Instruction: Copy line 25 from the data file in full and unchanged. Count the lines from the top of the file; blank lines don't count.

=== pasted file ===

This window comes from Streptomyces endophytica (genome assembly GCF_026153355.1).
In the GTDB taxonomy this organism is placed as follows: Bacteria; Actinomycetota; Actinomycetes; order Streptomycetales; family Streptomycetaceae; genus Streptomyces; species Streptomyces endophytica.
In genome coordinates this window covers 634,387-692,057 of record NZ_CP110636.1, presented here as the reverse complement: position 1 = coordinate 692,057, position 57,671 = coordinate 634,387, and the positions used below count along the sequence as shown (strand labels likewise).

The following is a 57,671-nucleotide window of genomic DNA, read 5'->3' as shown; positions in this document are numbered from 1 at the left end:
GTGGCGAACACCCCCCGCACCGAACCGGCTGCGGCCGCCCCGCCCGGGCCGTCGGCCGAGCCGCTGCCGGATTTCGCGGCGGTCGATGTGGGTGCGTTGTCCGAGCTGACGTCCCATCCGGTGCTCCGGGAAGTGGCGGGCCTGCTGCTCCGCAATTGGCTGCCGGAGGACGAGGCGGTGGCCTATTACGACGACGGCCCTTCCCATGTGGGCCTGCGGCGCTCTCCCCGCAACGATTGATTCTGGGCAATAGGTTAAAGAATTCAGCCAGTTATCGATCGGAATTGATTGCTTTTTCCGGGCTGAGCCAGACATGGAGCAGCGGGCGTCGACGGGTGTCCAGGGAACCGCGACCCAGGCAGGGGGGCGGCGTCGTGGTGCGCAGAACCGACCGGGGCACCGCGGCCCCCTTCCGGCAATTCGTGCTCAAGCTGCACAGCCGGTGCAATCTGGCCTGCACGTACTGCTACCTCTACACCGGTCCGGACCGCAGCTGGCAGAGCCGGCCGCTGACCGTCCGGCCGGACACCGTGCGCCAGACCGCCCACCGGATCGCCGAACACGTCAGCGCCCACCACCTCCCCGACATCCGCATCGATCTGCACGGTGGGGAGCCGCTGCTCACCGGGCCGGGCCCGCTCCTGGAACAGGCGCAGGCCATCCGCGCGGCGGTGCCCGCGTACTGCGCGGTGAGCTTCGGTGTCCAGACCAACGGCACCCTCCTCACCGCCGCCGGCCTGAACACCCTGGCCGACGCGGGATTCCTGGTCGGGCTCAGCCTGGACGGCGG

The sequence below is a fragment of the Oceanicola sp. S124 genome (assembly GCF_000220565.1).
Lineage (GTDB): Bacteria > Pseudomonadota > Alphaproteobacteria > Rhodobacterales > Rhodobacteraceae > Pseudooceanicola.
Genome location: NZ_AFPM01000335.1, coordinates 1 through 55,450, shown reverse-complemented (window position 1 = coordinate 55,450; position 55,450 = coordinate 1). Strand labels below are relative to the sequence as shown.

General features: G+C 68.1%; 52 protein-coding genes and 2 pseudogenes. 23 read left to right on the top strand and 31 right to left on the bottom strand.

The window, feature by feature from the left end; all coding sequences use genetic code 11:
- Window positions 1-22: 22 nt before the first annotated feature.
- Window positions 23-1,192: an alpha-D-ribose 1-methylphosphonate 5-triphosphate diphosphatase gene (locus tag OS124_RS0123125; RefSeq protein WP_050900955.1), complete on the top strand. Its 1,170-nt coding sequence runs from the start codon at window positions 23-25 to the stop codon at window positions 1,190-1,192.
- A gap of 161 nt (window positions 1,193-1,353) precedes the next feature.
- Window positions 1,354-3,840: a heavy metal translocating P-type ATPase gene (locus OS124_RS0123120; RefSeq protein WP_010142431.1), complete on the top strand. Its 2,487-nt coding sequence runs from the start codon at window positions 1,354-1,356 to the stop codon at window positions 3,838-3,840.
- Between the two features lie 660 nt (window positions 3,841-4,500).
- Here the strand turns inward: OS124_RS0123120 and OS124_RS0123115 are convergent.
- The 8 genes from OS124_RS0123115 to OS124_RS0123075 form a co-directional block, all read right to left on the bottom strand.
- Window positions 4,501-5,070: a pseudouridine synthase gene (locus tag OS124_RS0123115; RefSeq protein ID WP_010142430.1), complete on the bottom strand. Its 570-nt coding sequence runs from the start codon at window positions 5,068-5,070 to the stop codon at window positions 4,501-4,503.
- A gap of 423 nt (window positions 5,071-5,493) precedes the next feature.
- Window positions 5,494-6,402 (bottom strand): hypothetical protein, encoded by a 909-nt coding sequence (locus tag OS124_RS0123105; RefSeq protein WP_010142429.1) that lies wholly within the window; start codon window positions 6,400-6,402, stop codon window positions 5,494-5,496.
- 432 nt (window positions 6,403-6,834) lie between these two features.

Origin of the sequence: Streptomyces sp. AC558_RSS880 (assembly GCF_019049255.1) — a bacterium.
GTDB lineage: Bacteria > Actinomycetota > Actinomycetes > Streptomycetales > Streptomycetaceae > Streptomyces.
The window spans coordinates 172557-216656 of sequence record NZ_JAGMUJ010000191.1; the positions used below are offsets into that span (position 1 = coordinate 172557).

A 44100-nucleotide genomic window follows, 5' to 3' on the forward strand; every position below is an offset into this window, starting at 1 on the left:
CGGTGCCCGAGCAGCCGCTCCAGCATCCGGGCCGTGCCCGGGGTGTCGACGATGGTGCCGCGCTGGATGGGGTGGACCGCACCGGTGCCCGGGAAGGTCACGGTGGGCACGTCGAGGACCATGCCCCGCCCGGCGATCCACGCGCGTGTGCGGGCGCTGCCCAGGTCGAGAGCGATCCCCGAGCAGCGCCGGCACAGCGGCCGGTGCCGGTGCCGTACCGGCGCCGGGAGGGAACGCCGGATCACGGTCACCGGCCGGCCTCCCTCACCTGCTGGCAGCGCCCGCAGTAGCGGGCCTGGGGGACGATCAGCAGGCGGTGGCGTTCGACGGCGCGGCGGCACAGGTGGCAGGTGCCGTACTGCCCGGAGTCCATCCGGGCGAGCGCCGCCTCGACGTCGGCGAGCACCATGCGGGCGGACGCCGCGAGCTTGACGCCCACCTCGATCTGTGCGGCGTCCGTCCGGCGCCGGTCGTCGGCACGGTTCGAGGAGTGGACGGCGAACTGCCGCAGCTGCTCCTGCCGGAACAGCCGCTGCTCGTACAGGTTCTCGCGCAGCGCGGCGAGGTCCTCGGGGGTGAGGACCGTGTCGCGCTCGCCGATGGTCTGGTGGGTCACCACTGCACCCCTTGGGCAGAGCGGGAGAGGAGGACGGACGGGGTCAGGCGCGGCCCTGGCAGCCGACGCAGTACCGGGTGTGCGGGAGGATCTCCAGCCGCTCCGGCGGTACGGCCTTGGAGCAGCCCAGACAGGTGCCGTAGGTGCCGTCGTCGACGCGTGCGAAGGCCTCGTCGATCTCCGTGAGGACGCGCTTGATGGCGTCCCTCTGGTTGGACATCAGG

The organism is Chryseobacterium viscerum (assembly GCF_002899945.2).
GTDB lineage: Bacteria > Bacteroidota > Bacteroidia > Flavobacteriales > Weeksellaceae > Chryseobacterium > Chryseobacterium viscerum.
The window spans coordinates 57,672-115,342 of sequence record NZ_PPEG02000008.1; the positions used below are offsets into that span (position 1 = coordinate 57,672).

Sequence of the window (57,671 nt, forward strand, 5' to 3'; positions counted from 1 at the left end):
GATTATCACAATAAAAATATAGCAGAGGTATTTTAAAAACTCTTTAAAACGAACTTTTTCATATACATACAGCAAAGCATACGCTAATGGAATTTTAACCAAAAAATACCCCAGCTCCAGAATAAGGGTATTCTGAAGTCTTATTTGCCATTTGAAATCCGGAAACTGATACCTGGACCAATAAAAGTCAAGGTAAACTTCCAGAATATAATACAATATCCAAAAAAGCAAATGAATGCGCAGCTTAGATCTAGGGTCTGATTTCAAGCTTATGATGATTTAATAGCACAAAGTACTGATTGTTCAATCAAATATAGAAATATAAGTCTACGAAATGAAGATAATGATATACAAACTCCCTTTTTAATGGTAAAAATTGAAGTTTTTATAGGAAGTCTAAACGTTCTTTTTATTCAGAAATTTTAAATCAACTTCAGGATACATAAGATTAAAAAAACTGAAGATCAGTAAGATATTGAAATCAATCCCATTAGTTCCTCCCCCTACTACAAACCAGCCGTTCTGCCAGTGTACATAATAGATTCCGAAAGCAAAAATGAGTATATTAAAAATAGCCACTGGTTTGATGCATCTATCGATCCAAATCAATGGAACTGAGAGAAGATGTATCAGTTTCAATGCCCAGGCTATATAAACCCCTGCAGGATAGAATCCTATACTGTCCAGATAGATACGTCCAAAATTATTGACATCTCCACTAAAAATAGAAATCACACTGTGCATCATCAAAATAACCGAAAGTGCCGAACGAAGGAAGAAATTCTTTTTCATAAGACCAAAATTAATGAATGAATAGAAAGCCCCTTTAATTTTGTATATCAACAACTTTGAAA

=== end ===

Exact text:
A 44100-nucleotide genomic window follows, 5' to 3' on the forward strand; every position below is an offset into this window, starting at 1 on the left: